I’d like to thank David Robertson (2022) for his response to my work (2022). It gave me quite a bit to consider, especially given that I tend to think of myself as an epistemologist in a broadly analytic tradition, rather than a particularly social epistemologist or scholar of religion. Rather than attempting to respond to everything, I’d like to take this as an opportunity to sharpen and clarify certain things about my aims and views, and to say something about how I think social epistemology should attend to religion. … [please read below the rest of the article].
Smith, Nicholas. 2022. “Some Clarifications and a Modest View on Social Epistemology and Religion: A Reply to Robertson.” Social Epistemology Review and Reply Collective 11 (7): 49-55. https://wp.me/p1Bfg0-70N.
🔹 The PDF of the article gives specific page numbers.
❧ Robertson, David G. 2022. “We Need to Talk About Religion: A Response to Smith’s ‘A Quasi-Fideist Approach to Qanon’.” Social Epistemology Review and Reply Collective 11 (5): 50–57.
❦ Smith, Nicholas. 2022. “A Quasi-Fideist Approach to Qanon.” Social Epistemology 36 (3): 360–377.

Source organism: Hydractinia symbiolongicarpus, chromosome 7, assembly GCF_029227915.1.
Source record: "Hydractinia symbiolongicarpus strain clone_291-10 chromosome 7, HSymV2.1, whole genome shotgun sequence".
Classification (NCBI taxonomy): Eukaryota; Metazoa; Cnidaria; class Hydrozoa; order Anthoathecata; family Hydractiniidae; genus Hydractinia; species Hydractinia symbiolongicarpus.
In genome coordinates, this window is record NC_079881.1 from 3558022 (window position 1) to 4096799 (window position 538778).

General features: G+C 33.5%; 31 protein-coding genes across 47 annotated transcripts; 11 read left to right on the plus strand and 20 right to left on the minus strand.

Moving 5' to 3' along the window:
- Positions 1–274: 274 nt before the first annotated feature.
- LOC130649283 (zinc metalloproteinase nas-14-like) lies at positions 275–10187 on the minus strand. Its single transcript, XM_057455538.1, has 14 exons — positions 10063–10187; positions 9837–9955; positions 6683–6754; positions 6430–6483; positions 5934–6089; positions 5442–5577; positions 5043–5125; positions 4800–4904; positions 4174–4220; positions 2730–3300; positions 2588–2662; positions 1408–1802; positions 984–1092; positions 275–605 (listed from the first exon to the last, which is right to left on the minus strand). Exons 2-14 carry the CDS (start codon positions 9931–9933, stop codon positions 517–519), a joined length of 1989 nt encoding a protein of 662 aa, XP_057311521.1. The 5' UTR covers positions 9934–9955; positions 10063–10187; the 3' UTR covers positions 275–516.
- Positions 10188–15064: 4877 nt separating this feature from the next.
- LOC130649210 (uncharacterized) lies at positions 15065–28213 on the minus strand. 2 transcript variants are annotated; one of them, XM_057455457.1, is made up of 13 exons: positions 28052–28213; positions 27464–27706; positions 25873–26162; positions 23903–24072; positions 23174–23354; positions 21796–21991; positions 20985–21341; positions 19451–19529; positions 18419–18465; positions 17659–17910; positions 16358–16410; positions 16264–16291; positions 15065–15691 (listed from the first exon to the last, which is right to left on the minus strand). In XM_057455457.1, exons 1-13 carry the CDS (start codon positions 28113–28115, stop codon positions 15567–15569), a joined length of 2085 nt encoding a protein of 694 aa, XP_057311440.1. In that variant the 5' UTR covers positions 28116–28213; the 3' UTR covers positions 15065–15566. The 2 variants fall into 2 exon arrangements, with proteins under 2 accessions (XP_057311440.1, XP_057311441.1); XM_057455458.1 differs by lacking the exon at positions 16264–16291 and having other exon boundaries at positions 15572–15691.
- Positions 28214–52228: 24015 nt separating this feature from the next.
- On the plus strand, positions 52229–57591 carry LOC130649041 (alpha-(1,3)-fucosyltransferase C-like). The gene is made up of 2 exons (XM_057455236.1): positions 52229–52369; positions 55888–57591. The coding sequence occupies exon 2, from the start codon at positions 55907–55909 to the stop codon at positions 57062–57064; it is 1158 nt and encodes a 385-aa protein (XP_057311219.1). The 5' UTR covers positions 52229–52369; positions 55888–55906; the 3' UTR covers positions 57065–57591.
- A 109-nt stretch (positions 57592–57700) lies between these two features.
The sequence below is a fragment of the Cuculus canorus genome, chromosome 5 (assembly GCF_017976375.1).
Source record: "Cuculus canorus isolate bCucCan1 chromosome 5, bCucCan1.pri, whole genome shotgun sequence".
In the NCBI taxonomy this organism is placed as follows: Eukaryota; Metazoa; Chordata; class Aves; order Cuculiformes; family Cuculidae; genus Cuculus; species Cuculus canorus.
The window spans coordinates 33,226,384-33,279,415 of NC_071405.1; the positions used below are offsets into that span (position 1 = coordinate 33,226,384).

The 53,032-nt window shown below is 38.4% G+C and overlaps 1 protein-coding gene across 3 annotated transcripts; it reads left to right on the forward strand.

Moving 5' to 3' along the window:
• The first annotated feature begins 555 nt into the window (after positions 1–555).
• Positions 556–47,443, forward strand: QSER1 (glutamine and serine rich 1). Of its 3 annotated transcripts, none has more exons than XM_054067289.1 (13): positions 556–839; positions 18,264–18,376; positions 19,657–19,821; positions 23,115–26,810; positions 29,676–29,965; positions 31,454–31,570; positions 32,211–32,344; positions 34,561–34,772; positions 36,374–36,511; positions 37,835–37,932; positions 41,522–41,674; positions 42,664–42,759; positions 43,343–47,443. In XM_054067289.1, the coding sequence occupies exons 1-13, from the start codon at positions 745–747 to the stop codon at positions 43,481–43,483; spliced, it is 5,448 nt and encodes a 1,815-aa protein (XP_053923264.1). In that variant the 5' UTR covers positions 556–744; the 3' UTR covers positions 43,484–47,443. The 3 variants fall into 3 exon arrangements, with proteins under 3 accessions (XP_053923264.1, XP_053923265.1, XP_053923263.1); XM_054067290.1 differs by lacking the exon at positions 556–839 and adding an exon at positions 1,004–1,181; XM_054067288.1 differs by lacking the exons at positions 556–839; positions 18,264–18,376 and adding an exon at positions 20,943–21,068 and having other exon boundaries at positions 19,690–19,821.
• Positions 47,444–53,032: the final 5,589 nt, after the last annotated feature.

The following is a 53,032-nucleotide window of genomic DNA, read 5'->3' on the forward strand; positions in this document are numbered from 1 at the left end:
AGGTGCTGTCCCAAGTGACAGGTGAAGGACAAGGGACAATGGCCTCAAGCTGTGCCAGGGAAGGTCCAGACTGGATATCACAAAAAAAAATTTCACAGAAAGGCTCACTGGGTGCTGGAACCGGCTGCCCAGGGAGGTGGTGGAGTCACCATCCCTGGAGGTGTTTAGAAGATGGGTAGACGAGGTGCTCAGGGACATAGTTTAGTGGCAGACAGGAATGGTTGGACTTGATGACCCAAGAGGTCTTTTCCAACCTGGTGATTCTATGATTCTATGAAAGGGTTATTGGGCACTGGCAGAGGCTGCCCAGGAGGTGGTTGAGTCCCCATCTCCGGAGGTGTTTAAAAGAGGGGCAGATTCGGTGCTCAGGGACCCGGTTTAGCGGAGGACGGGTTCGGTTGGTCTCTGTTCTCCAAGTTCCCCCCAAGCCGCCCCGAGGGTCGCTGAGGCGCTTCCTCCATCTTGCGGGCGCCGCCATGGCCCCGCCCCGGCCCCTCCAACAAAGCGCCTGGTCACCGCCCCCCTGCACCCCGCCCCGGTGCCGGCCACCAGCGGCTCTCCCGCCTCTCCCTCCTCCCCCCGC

First, Robertson notes that I “like many scholars, apparently [accept] that QAnon is irrational, and dangerous as a result. Yet equally ‘irrational’ accounts which are accepted by a large proportion of people, such as the creation myth of Christianity, are not spoken of in such terms” (50). I take it that Robertson’s view is that I hold that QAnon is by definition or by nature irrational. This isn’t my view, for two reasons. First, the epistemological framework with respect to which I consider both QAnon and religion is quasi-fideism, a kind of hinge epistemology of religion. The rough idea of hinge epistemology is that all epistemic activity takes place within a framework of optimal certainties that one holds, called hinges. Hinges themselves are arational commitments, but they are constitutive of a rational framework (Coliva 2015, 129; see also Pritchard 2016, 90-91). The rationality of beliefs one has is a matter of their fit within the hinge framework one in fact has.
I can’t think that QAnon is by definition irrational and therefore dangerous because I can’t think it is by definition irrational. I think that hinge commitment is a kind of arational commitment so adherents of QAnon (QAdherents) who have the appropriate QAnon related hinge do so arationally, so that can’t be the irrational part. QAnon related beliefs which follow from or are appropriately grounded in this hinge and the other hinges of the QAdherent are rational in virtue of that relationship with optimally held certainties, so that can’t be the irrational part either. It could be that a QAdherent has a lot of QAnon-related beliefs which in fact don’t bear the right relationships to their hinges. Maybe they lack a special QHinge and their beliefs don’t get the appropriate foundation in their other hinges. That kind of QAdherent would be irrational, but not because of anything special about QAnon. It’d be a matter of how their beliefs relate to their hinges.